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Melissa Young, MD

Melissa Young, MD

Melissa Young, MD, FACE, FACP, is an endocrinologist in private practice, an assistant clinical professor at Robert Wood Johnson Medical School, and a working suburban mother of two in Freehold, N.J.

 

 

 

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While it may seem trivial to some, the way doctors in private practice present themselves is an important part of the job.

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Medical association fees can add up into the thousands each year if you join more than a few. What do you get out of it?

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Sometimes it makes clinical and financial sense to purchase a medical device. Other times, it doesn't add up.

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Some patients are just not going to adhere to a physician's guidelines; is it fair to get penalized by CMS for that?

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The cost of running a medical practice is going up, but unlike other businesses, doctors have no power over what they are paid.

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Seven years ago, this doctor made a decision to go from being an employed physician to owning her own practice. She looks back at what's happened since.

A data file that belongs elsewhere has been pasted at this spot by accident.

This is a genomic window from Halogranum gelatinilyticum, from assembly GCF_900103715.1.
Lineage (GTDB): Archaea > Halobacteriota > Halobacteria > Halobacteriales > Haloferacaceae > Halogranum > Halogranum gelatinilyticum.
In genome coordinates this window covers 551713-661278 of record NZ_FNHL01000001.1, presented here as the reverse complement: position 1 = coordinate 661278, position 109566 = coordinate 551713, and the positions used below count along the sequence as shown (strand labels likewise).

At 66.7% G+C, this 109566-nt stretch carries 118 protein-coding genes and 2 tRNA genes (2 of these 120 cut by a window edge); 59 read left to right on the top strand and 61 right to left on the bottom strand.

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While there may be a benefit to pharmaceutical companies advertising to consumers directly, this doctor sees too many problems with it.

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Dr. Melissa Young talks about the moral dilemma that doctors face when they have to receive care, perhaps from someone they know.

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One doctor commiserates on the fact that drugs can be incredibly expensive, forcing her patients to choose between medications and paying rent.

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What happens when you are subpoenaed as a witness when you are a solo practice? A lost day is tough to swallow.

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